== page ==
TO PASS THE RESOLUTION THAT THE HONORABLE WILLIAM BLOUNT, AND WILLIAM COCKE, WHO HAVE PRODUCED CREDENTIALS OF BEING DULY ELECTED SENATORS FOR THE STATE OF TENNESSEE, BE ADMITTED TO TAKE THE OATH NECESSARY.
- Senate Vote #66 [primary source: Professor Keith Poole]
- Jun 01, 1796 (4th Congress)
What’s the difference between aye and yea?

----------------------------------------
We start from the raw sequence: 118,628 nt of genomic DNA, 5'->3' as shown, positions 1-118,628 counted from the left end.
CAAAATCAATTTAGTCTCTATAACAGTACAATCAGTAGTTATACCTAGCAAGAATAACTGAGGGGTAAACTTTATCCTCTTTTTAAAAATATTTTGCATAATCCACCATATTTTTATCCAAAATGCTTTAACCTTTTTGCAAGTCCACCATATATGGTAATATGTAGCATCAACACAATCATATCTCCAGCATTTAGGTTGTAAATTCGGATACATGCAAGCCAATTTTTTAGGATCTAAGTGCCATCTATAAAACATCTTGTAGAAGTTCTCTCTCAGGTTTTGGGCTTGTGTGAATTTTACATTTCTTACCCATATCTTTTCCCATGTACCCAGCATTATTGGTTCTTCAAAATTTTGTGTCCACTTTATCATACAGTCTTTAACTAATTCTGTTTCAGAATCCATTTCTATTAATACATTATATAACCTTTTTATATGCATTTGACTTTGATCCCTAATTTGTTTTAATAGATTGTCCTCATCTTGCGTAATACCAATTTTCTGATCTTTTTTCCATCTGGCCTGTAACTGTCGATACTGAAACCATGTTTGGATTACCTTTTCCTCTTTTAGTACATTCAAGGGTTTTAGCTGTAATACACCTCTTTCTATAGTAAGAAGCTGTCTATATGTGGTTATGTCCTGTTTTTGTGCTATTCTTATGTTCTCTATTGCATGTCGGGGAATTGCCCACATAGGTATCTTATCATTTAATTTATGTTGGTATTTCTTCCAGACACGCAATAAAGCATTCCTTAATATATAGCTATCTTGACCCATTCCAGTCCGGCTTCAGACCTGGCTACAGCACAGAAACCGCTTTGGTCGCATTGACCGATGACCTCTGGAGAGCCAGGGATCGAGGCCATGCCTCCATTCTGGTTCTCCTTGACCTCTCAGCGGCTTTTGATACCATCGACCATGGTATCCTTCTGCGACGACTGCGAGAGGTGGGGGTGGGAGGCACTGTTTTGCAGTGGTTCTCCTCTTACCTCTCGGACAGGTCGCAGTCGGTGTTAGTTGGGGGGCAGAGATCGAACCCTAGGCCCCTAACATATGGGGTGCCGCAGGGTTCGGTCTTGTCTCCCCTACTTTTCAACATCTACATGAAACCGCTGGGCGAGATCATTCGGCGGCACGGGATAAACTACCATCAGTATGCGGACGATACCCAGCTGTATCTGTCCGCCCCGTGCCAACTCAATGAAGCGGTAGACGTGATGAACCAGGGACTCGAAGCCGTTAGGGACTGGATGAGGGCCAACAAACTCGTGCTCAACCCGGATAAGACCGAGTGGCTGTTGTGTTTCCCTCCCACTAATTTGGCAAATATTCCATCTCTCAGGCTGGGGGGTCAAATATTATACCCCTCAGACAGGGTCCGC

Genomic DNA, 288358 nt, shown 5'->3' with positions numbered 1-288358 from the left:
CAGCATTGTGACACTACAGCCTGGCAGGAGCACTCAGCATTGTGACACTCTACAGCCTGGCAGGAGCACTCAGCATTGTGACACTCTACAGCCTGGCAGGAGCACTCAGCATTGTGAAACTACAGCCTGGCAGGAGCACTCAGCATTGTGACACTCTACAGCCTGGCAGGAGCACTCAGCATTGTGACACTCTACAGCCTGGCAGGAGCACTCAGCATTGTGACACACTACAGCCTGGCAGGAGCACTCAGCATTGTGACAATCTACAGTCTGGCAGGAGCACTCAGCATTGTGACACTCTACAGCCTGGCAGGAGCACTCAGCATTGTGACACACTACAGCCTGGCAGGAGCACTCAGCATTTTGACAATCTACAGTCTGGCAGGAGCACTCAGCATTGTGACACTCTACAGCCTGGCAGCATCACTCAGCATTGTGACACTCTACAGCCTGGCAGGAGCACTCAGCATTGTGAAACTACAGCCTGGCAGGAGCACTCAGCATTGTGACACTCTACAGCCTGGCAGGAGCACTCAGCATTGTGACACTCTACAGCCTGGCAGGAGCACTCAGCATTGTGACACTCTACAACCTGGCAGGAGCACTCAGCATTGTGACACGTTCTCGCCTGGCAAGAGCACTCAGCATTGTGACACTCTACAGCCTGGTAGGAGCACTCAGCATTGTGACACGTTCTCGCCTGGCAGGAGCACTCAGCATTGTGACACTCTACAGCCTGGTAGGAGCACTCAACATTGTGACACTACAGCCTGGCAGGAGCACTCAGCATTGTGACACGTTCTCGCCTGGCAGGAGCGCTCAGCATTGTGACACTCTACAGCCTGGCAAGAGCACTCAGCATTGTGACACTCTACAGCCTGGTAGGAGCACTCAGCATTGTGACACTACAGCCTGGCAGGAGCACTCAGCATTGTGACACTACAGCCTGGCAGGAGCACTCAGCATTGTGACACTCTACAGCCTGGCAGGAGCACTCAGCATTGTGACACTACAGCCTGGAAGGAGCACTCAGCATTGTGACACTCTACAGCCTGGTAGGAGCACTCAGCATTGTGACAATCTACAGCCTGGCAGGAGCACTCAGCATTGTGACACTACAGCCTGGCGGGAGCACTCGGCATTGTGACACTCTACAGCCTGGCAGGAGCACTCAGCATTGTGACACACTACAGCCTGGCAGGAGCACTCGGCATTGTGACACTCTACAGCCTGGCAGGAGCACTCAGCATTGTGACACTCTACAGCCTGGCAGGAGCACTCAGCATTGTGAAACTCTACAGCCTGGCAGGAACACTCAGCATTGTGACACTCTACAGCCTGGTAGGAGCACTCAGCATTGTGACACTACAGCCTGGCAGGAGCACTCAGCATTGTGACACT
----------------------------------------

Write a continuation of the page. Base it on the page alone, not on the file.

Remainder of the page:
There is no meaningful difference between aye and yea (and nay and no), but the terms are used in different sorts of votes based on Congress’s long tradition of parliamentary procedure. The House and Senate follow the U.S. Constitution strictly when it says that bills should be decided on by the “yeas and nays” (Article I, Section 7). The House sometimes operates under a special set of rules called the “Committee of the Whole on the State of the Union” (or “Committee of the Whole” for short), which is a sort of pseudo-committee that is made up of every congressman. During this mode of operation, the House uses the terms “aye” and “no” instead. (See the Rules of the House, Rule XX, and House Practice in the section Voting.)